Samaria was the first stop on the geographical spread of Christianity. Samaritans considered themselves descendants of Israelites left behind when Assyria exiled most of the Israelites in 722 b.c. The Jews, however, considered Samaritans to be descendants of foreigners that the Assyrians forcibly settled in Israel. Jewish-Samaritan relationships during the New Testament era were marked by tensions and outbreaks of violence. However, as we saw earlier, Jesus had already paved the way for mission work there when He dealt with the woman at the well, who, in turn, began to “evangelize” her own people.
Philip’s call to wait on tables now became that of a missionary evangelist to the Samaritans. As a refugee fleeing religious persecution in Jerusalem, he did not waste his time. He proclaimed that the Messiah, awaited by both Jews and Samaritans, had come (Acts 8:5, 12).
Philip was used mightily of the Lord in this early foreign mission field. The statement of the woman at the well, that “Jews have no dealings with Samaritans” (John 4:9, NKJV), had now become a thing of the past.
According to Acts 8:26–39, Philip’s next contact was with the Ethiopian treasury administrator, bringing mission another step toward “ ‘the end of the earth’ ” (Acts 1:8, NKJV). Philip was the link between Samaria and the Gaza mission. From Samaria, north of Jerusalem, Philip was called to Gaza, which is south of the city. His work in the north focused on a group; here it focused on a single person. In Samaria, Philip could proclaim Christ only from the five books of Moses, for this was all the Samaritans accepted; here he could also use the book of Isaiah, probably in Greek translation.
The Spirit of the Lord called Philip away as soon as he had finished explaining the “good news about Jesus” and had baptized the Ethiopian. Philip had no opportunity to transmit his beliefs and teachings to his new convert. The Ethiopian was left to embrace the Christian faith in the context of his African culture, guided by the Old Testament and the Spirit of God, which had already been working in him, for he already was a worshiper of the Lord and a believer in His Word.
Philip, clearly, was anointed to do the Lord’s work. Commentators are divided on what “the Spirit of the Lord caught away Philip” (Acts 8:39) means, whether he was simply told to go to Azotus (vs. 40) or was miraculously transported there. Either way, the crucial point for us is that Philip was a man surrendered to the Holy Spirit; and thus, God was able to use him to do a great work for Him.
At this stage of the story, we learn that Philip was a family man with four unmarried daughters. Philip’s call out of the deaconate into evangelism involved him in extensive travel. We know about the journey from Jerusalem to Samaria, then on to Gaza, followed by “all the towns” on the 50-mile (80-kilometer) coastline between Azotus and Caesarea. There were probably unrecorded journeys. Like all the pioneering missionaries, he would have been harassed, inconvenienced, and subjected to the “ups and downs” such commitments entail. Still, he managed his family to the extent that four daughters were deemed by the Holy Spirit suitable to receive the gift of prophecy. This testifies to good parenting and true godliness in this pioneering Christian missionary family.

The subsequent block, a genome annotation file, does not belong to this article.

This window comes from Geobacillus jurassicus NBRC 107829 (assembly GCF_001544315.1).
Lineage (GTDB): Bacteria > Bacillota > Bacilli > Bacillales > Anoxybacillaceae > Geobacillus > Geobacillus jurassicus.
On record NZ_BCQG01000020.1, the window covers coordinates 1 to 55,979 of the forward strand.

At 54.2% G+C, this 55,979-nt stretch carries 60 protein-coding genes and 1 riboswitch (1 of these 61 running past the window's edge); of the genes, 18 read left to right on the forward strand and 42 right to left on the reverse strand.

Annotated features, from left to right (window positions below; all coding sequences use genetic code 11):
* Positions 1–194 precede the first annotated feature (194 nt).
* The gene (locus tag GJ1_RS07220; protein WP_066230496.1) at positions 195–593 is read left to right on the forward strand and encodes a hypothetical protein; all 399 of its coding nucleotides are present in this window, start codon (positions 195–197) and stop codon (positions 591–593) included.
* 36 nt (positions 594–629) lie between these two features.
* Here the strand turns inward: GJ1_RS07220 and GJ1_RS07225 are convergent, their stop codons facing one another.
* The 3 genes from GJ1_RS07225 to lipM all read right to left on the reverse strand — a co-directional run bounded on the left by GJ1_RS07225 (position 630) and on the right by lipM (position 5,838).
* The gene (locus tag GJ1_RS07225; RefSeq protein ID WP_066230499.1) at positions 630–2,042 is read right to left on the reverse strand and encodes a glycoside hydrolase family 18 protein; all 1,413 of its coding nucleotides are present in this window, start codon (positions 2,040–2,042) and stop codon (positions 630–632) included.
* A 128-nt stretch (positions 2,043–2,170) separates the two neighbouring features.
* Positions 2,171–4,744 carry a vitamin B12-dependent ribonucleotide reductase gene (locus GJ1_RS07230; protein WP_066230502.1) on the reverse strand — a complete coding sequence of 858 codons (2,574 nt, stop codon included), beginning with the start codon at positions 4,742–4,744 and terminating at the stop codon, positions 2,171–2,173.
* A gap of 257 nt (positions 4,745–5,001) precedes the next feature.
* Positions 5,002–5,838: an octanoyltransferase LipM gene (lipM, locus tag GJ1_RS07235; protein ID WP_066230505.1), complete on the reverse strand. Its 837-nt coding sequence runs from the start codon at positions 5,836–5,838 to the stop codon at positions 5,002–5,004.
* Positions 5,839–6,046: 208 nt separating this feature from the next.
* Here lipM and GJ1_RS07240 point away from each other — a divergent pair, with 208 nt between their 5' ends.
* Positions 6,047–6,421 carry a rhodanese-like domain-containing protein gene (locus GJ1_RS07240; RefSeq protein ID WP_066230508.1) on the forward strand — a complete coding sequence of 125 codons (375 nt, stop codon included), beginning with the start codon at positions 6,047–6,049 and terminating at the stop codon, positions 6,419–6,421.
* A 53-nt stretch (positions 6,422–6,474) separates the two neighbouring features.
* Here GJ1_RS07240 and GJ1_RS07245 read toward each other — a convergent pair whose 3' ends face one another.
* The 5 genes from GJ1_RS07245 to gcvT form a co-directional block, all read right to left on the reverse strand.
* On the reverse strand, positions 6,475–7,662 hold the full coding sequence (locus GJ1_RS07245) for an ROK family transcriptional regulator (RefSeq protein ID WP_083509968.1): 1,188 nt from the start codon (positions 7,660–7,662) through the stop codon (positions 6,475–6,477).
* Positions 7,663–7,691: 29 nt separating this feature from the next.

The text reveals that the apostle Paul stayed with Philip “a number of days” (vs. 10, NIV). Twenty-five years earlier, Paul, then named Saul, had been an aggressive and fierce persecutor of the Christians (Acts 9:1, 2). His persecution of Jerusalem believers forced Philip to flee to Samaria (Acts 8:1–5). Now, years later, persecutor and persecuted meet in the home of Philip, who hosts Paul’s visit. What an interesting meeting of brothers and fellow workers with Christ in the great cause of bringing the gospel to the non-Jewish world!
Further Study: Ellen G. White, “The Gospel in Samaria,” The Acts of the Apostles, pp. 103–111.
“When they were scattered by persecution they went forth filled with missionary zeal. They realized the responsibility of their mission. They knew that they held in their hands the bread of life for a famishing world; and they were constrained by the love of Christ to break this bread to all who were in need.”—Ellen G. White, The Acts of the Apostles, p. 106.
“And when His disciples were driven from Jerusalem, some found in Samaria a safe asylum. The Samaritans welcomed these messengers of the gospel, and the Jewish converts gathered a precious harvest from among those who had once been their bitterest enemies.” —The Acts of the Apostles, pp. 106, 107.